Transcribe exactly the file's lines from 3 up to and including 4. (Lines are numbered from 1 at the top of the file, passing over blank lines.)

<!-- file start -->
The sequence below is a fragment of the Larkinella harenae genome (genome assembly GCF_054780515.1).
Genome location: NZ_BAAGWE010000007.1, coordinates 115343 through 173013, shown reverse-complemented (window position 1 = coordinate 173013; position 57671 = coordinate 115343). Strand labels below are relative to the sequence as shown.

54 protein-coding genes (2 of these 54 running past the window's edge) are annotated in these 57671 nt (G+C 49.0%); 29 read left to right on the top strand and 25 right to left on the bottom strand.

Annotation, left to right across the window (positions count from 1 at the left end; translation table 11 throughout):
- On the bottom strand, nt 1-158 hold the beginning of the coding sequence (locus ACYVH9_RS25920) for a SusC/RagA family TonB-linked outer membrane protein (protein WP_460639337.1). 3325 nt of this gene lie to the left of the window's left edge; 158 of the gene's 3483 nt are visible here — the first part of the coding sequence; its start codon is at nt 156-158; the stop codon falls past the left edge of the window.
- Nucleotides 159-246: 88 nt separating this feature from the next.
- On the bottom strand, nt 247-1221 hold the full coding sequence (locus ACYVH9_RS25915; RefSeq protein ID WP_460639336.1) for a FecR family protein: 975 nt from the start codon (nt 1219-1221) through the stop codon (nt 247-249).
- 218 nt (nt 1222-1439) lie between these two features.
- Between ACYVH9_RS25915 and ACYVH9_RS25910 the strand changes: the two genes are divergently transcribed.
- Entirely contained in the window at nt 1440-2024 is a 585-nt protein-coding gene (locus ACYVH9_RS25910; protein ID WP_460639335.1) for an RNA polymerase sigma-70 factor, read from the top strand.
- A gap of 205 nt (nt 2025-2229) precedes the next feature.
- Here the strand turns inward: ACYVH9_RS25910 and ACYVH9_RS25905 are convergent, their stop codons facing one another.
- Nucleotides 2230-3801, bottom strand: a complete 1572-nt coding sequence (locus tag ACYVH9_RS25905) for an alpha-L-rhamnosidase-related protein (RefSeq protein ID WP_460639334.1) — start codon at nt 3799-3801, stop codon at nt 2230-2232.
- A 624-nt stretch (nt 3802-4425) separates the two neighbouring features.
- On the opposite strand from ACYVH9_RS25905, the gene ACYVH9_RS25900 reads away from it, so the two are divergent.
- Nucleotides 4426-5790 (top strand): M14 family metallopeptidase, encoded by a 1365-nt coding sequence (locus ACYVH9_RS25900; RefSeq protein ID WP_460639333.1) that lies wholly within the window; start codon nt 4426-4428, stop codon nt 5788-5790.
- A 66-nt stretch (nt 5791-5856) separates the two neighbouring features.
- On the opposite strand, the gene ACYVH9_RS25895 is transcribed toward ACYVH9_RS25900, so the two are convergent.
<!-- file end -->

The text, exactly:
54 protein-coding genes (2 of these 54 running past the window's edge) are annotated in these 57671 nt (G+C 49.0%); 29 read left to right on the top strand and 25 right to left on the bottom strand.

Annotation, left to right across the window (positions count from 1 at the left end; translation table 11 throughout):